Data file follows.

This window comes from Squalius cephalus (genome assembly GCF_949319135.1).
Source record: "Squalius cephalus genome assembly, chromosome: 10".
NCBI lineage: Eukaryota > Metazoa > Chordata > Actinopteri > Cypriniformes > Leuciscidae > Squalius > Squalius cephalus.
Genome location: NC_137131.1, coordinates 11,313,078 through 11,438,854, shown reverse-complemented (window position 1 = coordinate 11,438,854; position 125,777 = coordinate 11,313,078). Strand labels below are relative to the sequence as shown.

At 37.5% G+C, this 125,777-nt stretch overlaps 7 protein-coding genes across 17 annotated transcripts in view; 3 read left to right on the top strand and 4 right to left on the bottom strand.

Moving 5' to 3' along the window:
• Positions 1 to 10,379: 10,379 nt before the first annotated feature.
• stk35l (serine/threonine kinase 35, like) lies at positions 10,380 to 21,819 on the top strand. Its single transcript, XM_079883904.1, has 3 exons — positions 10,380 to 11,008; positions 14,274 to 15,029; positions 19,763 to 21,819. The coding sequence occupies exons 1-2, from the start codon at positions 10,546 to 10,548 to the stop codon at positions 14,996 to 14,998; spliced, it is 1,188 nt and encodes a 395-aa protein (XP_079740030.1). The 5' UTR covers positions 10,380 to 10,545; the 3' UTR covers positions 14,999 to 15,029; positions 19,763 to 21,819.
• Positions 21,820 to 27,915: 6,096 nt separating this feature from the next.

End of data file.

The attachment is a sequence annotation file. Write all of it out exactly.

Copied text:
This window comes from Squalius cephalus (genome assembly GCF_949319135.1).
Source record: "Squalius cephalus genome assembly, chromosome: 10".
NCBI lineage: Eukaryota > Metazoa > Chordata > Actinopteri > Cypriniformes > Leuciscidae > Squalius > Squalius cephalus.
Genome location: NC_137131.1, coordinates 11,313,078 through 11,438,854, shown reverse-complemented (window position 1 = coordinate 11,438,854; position 125,777 = coordinate 11,313,078). Strand labels below are relative to the sequence as shown.

At 37.5% G+C, this 125,777-nt stretch overlaps 7 protein-coding genes across 17 annotated transcripts in view; 3 read left to right on the top strand and 4 right to left on the bottom strand.

Moving 5' to 3' along the window:
• Positions 1 to 10,379: 10,379 nt before the first annotated feature.
• stk35l (serine/threonine kinase 35, like) lies at positions 10,380 to 21,819 on the top strand. Its single transcript, XM_079883904.1, has 3 exons — positions 10,380 to 11,008; positions 14,274 to 15,029; positions 19,763 to 21,819. The coding sequence occupies exons 1-2, from the start codon at positions 10,546 to 10,548 to the stop codon at positions 14,996 to 14,998; spliced, it is 1,188 nt and encodes a 395-aa protein (XP_079740030.1). The 5' UTR covers positions 10,380 to 10,545; the 3' UTR covers positions 14,999 to 15,029; positions 19,763 to 21,819.
• Positions 21,820 to 27,915: 6,096 nt separating this feature from the next.